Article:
To some, cloning seems like one of our best hopes for immortality. The ability to create new copies of ourselves, to start over in a fresh body.
But would it really be that simple?
Even if we had the technology to create perfect human clones, and to transfer our memories into them, cloning for immortality stumbles over the very same obstacle as teleportation.
Your Clone Is Not You
Imagine you’ve been cloned. You’re standing in line, waiting for your memories to be uploaded to a younger version of yourself, something grown in a lab and rapidly aged to, say, around 20 years old.
A computer scans the current composition of your brain, replicating every memory, every feeling, everything that makes you you. It then copies this information into the brain of your new clone, and suddenly there’s a younger-looking version of yourself, with all of your memories, staring right back at you.
And, yet, you’re not feeling that much better for it.
Because the clone — it looks like you, talks like you, thinks like you.
But it’s not you.
From that moment onward, you and your clone will have two completely independent experiences. This includes how you both develop as humans, and the myriad paths your genetic codes will take as you live out your lives. You’re still going to experience death, even if you’re clone lives on happily until the next (let’s call it a) “clone cycle.”
And worst case scenario? The original you is discarded as soon as the clone is ready and uploaded.
This is no escape. This is not immortality.
Just watch The 6th Day and you’ll see this philosophical quandary in action.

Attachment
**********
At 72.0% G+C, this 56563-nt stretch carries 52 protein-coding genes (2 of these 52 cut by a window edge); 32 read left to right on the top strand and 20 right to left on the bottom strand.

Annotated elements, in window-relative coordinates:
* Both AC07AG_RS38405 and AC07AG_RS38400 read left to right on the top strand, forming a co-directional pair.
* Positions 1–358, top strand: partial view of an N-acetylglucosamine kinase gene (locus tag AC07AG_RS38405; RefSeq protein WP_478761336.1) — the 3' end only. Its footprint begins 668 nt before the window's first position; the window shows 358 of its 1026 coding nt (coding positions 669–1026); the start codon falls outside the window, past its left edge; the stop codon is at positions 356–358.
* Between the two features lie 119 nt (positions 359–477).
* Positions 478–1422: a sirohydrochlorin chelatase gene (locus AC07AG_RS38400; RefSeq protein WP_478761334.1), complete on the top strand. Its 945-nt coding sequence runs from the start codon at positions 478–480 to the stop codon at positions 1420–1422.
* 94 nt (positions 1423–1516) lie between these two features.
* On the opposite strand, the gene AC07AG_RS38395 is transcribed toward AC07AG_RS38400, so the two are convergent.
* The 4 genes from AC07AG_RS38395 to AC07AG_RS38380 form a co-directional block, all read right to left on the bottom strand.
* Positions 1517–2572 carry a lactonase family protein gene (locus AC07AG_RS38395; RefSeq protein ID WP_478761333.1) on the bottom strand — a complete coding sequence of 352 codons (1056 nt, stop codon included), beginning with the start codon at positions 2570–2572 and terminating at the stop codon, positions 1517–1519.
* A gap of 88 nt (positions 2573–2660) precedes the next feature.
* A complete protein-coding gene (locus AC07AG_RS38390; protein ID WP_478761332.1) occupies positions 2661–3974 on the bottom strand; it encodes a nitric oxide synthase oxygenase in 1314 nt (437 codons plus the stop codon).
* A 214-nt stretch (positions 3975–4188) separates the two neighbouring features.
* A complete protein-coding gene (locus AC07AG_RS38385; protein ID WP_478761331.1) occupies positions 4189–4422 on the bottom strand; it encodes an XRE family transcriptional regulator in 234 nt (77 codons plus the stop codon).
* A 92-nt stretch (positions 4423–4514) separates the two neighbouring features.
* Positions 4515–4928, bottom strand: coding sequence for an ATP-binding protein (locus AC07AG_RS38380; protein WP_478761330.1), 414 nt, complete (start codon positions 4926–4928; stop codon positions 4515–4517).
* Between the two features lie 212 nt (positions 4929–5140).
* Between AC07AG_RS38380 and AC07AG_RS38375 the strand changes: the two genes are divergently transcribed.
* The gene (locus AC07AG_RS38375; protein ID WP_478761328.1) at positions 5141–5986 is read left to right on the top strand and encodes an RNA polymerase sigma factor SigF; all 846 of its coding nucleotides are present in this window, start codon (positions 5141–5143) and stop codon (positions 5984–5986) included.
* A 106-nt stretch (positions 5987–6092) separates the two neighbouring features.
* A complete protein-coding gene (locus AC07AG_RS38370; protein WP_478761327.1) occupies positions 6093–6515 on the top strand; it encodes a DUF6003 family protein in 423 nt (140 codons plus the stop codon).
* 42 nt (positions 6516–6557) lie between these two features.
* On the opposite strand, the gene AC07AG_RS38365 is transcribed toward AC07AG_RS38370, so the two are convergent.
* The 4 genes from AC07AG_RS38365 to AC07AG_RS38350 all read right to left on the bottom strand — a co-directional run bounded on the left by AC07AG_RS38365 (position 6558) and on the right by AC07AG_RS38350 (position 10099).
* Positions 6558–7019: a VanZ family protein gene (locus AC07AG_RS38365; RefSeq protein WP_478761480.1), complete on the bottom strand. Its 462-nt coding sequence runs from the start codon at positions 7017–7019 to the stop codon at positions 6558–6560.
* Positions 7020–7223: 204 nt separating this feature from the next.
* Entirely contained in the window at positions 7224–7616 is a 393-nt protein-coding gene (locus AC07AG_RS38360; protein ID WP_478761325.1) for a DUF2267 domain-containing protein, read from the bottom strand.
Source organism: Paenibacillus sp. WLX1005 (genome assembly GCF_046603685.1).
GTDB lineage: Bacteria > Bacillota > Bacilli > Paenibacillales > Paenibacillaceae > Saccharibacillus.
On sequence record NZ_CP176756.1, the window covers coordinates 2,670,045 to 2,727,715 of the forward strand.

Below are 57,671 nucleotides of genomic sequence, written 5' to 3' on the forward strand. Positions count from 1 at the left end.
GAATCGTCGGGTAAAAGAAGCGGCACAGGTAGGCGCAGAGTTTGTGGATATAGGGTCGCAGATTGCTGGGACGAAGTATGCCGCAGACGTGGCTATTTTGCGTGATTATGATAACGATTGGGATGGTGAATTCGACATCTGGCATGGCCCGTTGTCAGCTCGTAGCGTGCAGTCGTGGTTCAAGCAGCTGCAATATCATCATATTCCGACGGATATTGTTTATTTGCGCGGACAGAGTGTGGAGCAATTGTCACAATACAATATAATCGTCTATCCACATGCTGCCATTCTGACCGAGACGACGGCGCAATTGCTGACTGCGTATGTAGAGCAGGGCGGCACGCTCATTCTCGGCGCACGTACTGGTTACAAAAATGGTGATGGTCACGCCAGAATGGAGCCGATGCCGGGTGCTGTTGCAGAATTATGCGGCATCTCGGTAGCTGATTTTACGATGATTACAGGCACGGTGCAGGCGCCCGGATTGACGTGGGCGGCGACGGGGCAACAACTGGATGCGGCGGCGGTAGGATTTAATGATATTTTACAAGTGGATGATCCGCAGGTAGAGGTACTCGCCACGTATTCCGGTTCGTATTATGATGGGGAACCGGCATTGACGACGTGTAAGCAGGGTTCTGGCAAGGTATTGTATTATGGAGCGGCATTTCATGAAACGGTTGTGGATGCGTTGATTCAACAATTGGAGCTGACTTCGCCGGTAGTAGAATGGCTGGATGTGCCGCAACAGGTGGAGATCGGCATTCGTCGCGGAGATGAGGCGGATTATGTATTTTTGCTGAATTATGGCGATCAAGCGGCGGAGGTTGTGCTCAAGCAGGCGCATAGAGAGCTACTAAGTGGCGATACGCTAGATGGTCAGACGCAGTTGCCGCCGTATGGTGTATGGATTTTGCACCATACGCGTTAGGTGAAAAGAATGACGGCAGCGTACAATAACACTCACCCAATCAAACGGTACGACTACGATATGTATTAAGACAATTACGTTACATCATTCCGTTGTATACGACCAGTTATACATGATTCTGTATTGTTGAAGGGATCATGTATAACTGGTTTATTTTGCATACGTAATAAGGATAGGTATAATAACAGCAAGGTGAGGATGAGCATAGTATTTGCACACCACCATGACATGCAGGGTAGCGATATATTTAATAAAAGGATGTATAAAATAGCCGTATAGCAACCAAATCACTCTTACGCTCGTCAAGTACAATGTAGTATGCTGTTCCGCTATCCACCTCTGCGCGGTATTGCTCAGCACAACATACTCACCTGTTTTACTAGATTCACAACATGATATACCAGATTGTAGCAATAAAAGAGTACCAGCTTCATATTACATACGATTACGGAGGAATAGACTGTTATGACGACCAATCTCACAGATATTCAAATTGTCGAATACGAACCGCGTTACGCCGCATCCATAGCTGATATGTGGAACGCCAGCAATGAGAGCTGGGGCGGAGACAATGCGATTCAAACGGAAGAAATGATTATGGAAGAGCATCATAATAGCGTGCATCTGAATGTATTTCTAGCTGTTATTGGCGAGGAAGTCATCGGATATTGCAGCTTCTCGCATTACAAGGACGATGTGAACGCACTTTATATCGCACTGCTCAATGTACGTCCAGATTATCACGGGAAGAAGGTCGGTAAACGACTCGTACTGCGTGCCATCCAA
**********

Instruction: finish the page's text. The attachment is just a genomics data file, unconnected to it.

But Is It Still Worth It?
I do get the sense that, in the future, perfect copies of humans — both physically and mentally, memories and all — may be possible.
I’m not, however, convinced that this will preserve the original human being copied. It may, in some way, benefit society — perhaps cloning geniuses like Einstein and Hawking to keep them around — but we shouldn’t put ourselves under the illusion that, by doing so, we’d as individuals live forever.
Of course, it is, like I said, philosophical. And hypothetical.
There’s actually ongoing debate about the nature of cloning for immortality. The above is just my opinion on the outcome, and many people would disagree with me. Some believe consciousness would transfer, and others simply question whether or not it even matters.
Is there value in having some form of yourself live on beyond death, to leave something behind even though you’re no longer here to experience it? Many people feel this way about their children, so why not identical clones of themselves?
What would live forever would not be you, per se, but your essence. Your will. The information you posses. Something.
If we ever gained the ability to transfer (read: copy) memories and intelligence into clones or robot avatars, what it means to be human would fundamentally change. It wouldn’t be physical bodies or even the idea of souls, but rather the existence of ideas and thoughts and thinking patterns (and I’m somewhat reminded of Revelation Space by Alastair Reynolds in this regard).
The biggest problem? Even if we do find a way to perfectly transfer consciousness, whether into a clone or a robot or a simulation, there’s no outrunning the end. Not really.
But we will try.